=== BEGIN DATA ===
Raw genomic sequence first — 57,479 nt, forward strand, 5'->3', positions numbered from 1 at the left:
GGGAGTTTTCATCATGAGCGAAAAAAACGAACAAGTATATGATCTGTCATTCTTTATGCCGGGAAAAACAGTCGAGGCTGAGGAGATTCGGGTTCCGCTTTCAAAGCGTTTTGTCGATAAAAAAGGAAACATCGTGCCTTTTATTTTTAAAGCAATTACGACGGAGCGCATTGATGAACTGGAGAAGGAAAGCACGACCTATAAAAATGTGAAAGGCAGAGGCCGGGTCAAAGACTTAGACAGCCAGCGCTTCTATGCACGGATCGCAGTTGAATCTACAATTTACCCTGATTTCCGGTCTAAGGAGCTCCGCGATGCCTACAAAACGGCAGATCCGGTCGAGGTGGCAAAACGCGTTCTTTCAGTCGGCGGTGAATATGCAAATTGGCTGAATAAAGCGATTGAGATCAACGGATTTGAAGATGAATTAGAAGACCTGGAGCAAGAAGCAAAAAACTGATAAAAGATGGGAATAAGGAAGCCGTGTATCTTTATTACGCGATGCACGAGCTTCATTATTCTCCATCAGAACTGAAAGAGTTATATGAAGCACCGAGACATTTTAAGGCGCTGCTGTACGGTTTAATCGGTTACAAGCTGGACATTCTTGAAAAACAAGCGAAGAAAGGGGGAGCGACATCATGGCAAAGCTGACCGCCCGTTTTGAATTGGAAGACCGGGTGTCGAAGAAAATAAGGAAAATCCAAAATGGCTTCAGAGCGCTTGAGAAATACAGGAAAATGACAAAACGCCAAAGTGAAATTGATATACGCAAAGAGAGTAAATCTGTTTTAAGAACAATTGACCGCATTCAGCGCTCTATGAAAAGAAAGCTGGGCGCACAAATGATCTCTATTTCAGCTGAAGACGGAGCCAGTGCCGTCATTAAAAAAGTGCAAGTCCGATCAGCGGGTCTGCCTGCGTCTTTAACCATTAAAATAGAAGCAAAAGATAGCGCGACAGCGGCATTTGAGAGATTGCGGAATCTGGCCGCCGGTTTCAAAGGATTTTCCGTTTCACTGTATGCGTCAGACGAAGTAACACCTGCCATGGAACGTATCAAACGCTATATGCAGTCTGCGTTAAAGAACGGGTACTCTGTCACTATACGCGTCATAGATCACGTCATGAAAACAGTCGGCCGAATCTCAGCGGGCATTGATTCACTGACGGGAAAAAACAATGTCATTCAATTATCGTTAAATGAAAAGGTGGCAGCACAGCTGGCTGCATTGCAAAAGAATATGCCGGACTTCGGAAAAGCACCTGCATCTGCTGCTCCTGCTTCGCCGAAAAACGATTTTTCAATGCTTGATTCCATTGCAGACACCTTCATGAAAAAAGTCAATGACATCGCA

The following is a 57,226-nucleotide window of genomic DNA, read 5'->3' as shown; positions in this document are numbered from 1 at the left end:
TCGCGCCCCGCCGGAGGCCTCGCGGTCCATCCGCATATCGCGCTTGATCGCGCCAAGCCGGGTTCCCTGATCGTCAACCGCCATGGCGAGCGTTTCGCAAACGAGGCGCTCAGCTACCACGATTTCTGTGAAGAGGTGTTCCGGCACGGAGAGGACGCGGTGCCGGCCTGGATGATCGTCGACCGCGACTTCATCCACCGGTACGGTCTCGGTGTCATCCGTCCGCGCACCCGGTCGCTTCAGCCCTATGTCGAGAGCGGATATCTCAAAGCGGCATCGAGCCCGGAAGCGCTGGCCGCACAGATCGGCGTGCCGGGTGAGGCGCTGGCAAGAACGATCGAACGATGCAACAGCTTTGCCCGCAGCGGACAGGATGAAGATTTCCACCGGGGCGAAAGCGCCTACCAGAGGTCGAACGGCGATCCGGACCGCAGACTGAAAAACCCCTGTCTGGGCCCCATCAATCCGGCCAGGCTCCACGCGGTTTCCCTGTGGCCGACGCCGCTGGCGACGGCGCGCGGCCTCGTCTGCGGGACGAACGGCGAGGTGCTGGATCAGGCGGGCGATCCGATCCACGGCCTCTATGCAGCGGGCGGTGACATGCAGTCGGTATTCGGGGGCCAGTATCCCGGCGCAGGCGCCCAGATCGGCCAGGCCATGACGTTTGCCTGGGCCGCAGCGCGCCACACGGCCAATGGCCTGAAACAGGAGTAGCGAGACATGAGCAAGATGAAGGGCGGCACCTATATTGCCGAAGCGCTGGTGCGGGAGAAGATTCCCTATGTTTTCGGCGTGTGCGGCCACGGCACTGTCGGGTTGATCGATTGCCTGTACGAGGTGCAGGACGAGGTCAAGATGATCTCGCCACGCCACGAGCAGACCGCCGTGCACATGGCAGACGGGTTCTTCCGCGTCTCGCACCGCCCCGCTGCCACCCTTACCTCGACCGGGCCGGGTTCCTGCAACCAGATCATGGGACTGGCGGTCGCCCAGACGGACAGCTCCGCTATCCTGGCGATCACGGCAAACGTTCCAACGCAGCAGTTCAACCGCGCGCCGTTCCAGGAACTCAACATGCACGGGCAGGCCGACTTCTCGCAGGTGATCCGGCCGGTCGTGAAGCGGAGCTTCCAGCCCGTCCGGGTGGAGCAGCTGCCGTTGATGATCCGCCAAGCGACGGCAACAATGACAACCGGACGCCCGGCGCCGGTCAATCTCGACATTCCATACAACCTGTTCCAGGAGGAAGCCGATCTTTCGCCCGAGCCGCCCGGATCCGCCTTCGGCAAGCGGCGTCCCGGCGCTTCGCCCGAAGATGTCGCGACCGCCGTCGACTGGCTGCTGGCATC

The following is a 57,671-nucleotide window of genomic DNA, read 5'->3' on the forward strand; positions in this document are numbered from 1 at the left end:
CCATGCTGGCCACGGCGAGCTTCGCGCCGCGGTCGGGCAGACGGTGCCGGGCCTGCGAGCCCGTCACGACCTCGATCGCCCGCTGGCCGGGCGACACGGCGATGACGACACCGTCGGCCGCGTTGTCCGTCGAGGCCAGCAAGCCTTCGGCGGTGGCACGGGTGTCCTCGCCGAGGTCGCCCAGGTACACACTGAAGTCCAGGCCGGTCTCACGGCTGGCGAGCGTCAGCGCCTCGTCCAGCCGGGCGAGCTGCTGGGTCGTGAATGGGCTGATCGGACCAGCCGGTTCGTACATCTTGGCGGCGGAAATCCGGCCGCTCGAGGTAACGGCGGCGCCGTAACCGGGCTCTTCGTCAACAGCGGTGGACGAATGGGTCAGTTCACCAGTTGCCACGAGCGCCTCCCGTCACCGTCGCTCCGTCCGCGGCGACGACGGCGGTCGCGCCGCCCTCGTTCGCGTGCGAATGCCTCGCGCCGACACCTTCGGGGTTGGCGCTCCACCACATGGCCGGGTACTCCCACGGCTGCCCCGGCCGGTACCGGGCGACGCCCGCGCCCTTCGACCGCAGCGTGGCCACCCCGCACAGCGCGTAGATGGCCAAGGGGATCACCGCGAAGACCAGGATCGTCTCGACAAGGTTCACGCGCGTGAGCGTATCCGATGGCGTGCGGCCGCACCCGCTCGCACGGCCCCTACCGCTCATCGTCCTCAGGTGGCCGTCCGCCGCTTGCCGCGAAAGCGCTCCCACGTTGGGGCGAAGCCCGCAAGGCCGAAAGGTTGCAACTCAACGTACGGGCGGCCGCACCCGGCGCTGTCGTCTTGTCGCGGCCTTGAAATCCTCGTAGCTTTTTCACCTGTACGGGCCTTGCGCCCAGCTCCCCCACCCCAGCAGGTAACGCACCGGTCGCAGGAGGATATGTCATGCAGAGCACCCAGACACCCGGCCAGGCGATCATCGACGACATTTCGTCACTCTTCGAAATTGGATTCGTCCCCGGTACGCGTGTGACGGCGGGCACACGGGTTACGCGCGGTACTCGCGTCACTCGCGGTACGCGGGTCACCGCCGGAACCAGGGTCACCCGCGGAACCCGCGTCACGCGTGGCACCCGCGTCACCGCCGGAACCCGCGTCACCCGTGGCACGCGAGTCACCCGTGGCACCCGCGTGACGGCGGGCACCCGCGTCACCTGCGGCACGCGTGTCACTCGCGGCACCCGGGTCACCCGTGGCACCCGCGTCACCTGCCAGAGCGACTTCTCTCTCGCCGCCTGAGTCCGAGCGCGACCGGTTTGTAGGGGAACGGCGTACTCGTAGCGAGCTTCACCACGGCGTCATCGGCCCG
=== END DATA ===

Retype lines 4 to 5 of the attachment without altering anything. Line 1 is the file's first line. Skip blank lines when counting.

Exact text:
TCGCGCCCCGCCGGAGGCCTCGCGGTCCATCCGCATATCGCGCTTGATCGCGCCAAGCCGGGTTCCCTGATCGTCAACCGCCATGGCGAGCGTTTCGCAAACGAGGCGCTCAGCTACCACGATTTCTGTGAAGAGGTGTTCCGGCACGGAGAGGACGCGGTGCCGGCCTGGATGATCGTCGACCGCGACTTCATCCACCGGTACGGTCTCGGTGTCATCCGTCCGCGCACCCGGTCGCTTCAGCCCTATGTCGAGAGCGGATATCTCAAAGCGGCATCGAGCCCGGAAGCGCTGGCCGCACAGATCGGCGTGCCGGGTGAGGCGCTGGCAAGAACGATCGAACGATGCAACAGCTTTGCCCGCAGCGGACAGGATGAAGATTTCCACCGGGGCGAAAGCGCCTACCAGAGGTCGAACGGCGATCCGGACCGCAGACTGAAAAACCCCTGTCTGGGCCCCATCAATCCGGCCAGGCTCCACGCGGTTTCCCTGTGGCCGACGCCGCTGGCGACGGCGCGCGGCCTCGTCTGCGGGACGAACGGCGAGGTGCTGGATCAGGCGGGCGATCCGATCCACGGCCTCTATGCAGCGGGCGGTGACATGCAGTCGGTATTCGGGGGCCAGTATCCCGGCGCAGGCGCCCAGATCGGCCAGGCCATGACGTTTGCCTGGGCCGCAGCGCGCCACACGGCCAATGGCCTGAAACAGGAGTAGCGAGACATGAGCAAGATGAAGGGCGGCACCTATATTGCCGAAGCGCTGGTGCGGGAGAAGATTCCCTATGTTTTCGGCGTGTGCGGCCACGGCACTGTCGGGTTGATCGATTGCCTGTACGAGGTGCAGGACGAGGTCAAGATGATCTCGCCACGCCACGAGCAGACCGCCGTGCACATGGCAGACGGGTTCTTCCGCGTCTCGCACCGCCCCGCTGCCACCCTTACCTCGACCGGGCCGGGTTCCTGCAACCAGATCATGGGACTGGCGGTCGCCCAGACGGACAGCTCCGCTATCCTGGCGATCACGGCAAACGTTCCAACGCAGCAGTTCAACCGCGCGCCGTTCCAGGAACTCAACATGCACGGGCAGGCCGACTTCTCGCAGGTGATCCGGCCGGTCGTGAAGCGGAGCTTCCAGCCCGTCCGGGTGGAGCAGCTGCCGTTGATGATCCGCCAAGCGACGGCAACAATGACAACCGGACGCCCGGCGCCGGTCAATCTCGACATTCCATACAACCTGTTCCAGGAGGAAGCCGATCTTTCGCCCGAGCCGCCCGGATCCGCCTTCGGCAAGCGGCGTCCCGGCGCTTCGCCCGAAGATGTCGCGACCGCCGTCGACTGGCTGCTGGCATC

The following is a 57,671-nucleotide window of genomic DNA, read 5'->3' on the forward strand; positions in this document are numbered from 1 at the left end: